History Department Chair Sharon Braslaw Sundue has written the first in-depth analysis of U.S. child labor before industrialization.
In her new book, Industrious in Their Stations: Young People at Work in Urban America, 1720–1810 (University of Virginia Press, 2009), Sundue, an associate professor of history who earned her Ph.D. at Harvard, provides a comparative study of child labor in three major 18th-century cities: Philadelphia, Boston and Charleston, S.C.
You write that children’s contributions to the early American economy have been overlooked. Why?
Labor historians have tended to lump children in with all other laborers, and historians of childhood tend to be more concerned with social, cultural and intellectual questions. The two needed to be brought together to understand both the economy and how families operated.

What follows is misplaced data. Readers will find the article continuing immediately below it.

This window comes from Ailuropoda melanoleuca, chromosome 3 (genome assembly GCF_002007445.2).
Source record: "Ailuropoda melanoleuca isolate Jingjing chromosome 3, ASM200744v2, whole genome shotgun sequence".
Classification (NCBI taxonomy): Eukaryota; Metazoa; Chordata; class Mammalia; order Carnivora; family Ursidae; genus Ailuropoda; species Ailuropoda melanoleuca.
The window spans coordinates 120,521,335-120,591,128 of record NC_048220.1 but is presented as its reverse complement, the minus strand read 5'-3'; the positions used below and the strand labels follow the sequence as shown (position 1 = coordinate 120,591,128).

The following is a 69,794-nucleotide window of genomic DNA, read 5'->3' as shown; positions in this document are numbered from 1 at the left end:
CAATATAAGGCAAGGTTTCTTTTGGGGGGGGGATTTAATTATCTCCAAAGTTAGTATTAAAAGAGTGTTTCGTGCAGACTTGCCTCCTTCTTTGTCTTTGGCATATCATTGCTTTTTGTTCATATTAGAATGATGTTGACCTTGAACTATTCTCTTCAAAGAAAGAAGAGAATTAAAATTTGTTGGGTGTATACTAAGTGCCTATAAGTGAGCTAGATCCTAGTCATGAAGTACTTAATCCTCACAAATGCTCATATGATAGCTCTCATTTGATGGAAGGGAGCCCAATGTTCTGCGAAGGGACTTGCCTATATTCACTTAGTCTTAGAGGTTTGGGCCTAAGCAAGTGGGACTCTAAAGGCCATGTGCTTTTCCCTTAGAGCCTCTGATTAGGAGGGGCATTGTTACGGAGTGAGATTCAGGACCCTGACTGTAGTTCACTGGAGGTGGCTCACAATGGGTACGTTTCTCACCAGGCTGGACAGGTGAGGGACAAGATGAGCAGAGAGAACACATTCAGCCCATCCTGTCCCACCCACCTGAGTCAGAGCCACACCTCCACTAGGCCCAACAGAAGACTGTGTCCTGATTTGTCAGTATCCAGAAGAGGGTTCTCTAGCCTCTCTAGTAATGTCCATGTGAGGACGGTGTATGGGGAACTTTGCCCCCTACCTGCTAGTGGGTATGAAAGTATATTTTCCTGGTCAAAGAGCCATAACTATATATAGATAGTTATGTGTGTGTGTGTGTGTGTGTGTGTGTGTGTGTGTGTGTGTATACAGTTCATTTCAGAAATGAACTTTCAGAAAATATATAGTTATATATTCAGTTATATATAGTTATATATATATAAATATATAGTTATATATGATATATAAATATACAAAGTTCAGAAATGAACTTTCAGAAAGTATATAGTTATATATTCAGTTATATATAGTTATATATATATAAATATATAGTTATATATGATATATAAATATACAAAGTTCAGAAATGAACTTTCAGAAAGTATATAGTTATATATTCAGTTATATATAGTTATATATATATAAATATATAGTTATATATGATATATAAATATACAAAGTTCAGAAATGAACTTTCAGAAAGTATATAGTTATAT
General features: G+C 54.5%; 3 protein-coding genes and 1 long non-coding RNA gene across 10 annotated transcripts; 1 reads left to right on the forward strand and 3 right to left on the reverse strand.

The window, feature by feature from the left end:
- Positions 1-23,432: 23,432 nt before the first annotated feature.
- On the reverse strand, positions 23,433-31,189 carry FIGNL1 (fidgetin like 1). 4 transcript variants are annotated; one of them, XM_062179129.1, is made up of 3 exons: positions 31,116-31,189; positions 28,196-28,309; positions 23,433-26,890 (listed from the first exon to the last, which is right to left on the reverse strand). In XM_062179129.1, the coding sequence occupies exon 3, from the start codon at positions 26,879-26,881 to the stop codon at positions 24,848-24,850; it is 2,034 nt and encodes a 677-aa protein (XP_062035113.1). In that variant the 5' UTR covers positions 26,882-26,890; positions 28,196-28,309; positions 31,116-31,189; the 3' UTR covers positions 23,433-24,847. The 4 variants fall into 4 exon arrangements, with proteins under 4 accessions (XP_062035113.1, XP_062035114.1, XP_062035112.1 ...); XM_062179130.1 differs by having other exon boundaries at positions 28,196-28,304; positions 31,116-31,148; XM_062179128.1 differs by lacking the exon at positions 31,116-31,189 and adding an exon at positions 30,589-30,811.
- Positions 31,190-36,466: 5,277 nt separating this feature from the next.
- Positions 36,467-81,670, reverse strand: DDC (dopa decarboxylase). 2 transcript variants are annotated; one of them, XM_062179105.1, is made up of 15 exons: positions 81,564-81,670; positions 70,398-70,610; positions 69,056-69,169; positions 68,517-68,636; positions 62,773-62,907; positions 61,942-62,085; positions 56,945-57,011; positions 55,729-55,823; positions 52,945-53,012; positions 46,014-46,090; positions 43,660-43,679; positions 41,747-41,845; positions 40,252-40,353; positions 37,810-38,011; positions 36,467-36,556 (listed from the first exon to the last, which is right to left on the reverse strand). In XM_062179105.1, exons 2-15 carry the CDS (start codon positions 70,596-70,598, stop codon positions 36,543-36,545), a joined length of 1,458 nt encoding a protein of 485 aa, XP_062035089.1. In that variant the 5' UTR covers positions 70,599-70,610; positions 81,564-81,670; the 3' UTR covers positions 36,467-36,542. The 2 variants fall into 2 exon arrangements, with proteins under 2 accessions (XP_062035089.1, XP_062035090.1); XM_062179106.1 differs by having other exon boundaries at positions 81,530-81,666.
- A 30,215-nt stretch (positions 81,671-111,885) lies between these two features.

What kind of labor are we talking about?
Children were essential in the fields, in household production, in taking care of babies. In urban environments, children were working as domestic servants, in pre-industrial manufacturing and in what we would consider white-collar work today—tending the shop, collecting debts and even keeping books.
How did the exclusion of the poor from schooling limit the potential of the American Revolution?
Since poor children did not have access to education, they were denied the tools that theorists argued were essential for citizenship—revolutionary Americans weren’t living up to their own stated ideals. It’s the beginning of social inequality through access to education that haunts us to this day.
Did you find any first-person accounts by children from that time?
I found an amazing journal from a 12-year-old boy in Massachusetts, Quincy Thaxter. It was an account of what he did every day in terms of his education and working on his father’s farm. It’s clearly the work of a little boy, but it allowed me to figure out how much formal schooling he got versus how much work he did, and to calculate the economic value his labor had for his father.